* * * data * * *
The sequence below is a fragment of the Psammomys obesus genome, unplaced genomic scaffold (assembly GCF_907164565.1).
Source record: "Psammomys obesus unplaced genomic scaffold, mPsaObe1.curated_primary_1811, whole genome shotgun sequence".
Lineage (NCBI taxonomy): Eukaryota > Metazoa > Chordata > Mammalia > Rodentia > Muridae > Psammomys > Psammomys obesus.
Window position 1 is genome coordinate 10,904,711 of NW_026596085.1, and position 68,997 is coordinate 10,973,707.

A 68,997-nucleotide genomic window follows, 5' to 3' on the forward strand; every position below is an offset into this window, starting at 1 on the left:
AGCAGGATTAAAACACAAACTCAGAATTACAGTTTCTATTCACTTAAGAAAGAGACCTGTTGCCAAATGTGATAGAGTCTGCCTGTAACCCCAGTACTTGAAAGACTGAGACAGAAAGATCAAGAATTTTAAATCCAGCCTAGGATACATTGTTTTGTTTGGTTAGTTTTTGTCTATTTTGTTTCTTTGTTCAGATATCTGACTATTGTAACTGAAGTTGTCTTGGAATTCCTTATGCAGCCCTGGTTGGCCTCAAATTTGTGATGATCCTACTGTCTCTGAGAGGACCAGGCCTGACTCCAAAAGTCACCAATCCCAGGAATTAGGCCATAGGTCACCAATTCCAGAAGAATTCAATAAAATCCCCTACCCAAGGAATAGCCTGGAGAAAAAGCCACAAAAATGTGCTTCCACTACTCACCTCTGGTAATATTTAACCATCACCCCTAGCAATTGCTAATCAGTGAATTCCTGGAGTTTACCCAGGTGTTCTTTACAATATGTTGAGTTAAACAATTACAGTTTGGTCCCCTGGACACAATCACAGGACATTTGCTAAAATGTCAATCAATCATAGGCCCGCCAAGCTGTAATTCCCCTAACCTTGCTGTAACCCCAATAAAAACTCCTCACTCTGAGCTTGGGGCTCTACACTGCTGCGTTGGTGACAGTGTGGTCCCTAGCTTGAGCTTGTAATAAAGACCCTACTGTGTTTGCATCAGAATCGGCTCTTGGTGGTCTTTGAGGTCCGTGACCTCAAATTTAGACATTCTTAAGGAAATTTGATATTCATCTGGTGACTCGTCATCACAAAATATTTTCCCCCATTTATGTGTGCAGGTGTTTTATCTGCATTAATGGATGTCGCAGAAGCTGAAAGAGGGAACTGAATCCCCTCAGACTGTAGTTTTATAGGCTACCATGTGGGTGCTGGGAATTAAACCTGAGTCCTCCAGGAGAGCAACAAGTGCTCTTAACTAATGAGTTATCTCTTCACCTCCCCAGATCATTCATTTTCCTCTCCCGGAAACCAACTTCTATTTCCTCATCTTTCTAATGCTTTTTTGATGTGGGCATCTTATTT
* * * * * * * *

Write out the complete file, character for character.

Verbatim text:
The sequence below is a fragment of the Psammomys obesus genome, unplaced genomic scaffold (assembly GCF_907164565.1).
Source record: "Psammomys obesus unplaced genomic scaffold, mPsaObe1.curated_primary_1811, whole genome shotgun sequence".
Lineage (NCBI taxonomy): Eukaryota > Metazoa > Chordata > Mammalia > Rodentia > Muridae > Psammomys > Psammomys obesus.
Window position 1 is genome coordinate 10,904,711 of NW_026596085.1, and position 68,997 is coordinate 10,973,707.

A 68,997-nucleotide genomic window follows, 5' to 3' on the forward strand; every position below is an offset into this window, starting at 1 on the left:
AGCAGGATTAAAACACAAACTCAGAATTACAGTTTCTATTCACTTAAGAAAGAGACCTGTTGCCAAATGTGATAGAGTCTGCCTGTAACCCCAGTACTTGAAAGACTGAGACAGAAAGATCAAGAATTTTAAATCCAGCCTAGGATACATTGTTTTGTTTGGTTAGTTTTTGTCTATTTTGTTTCTTTGTTCAGATATCTGACTATTGTAACTGAAGTTGTCTTGGAATTCCTTATGCAGCCCTGGTTGGCCTCAAATTTGTGATGATCCTACTGTCTCTGAGAGGACCAGGCCTGACTCCAAAAGTCACCAATCCCAGGAATTAGGCCATAGGTCACCAATTCCAGAAGAATTCAATAAAATCCCCTACCCAAGGAATAGCCTGGAGAAAAAGCCACAAAAATGTGCTTCCACTACTCACCTCTGGTAATATTTAACCATCACCCCTAGCAATTGCTAATCAGTGAATTCCTGGAGTTTACCCAGGTGTTCTTTACAATATGTTGAGTTAAACAATTACAGTTTGGTCCCCTGGACACAATCACAGGACATTTGCTAAAATGTCAATCAATCATAGGCCCGCCAAGCTGTAATTCCCCTAACCTTGCTGTAACCCCAATAAAAACTCCTCACTCTGAGCTTGGGGCTCTACACTGCTGCGTTGGTGACAGTGTGGTCCCTAGCTTGAGCTTGTAATAAAGACCCTACTGTGTTTGCATCAGAATCGGCTCTTGGTGGTCTTTGAGGTCCGTGACCTCAAATTTAGACATTCTTAAGGAAATTTGATATTCATCTGGTGACTCGTCATCACAAAATATTTTCCCCCATTTATGTGTGCAGGTGTTTTATCTGCATTAATGGATGTCGCAGAAGCTGAAAGAGGGAACTGAATCCCCTCAGACTGTAGTTTTATAGGCTACCATGTGGGTGCTGGGAATTAAACCTGAGTCCTCCAGGAGAGCAACAAGTGCTCTTAACTAATGAGTTATCTCTTCACCTCCCCAGATCATTCATTTTCCTCTCCCGGAAACCAACTTCTATTTCCTCATCTTTCTAATGCTTTTTTGATGTGGGCATCTTATTT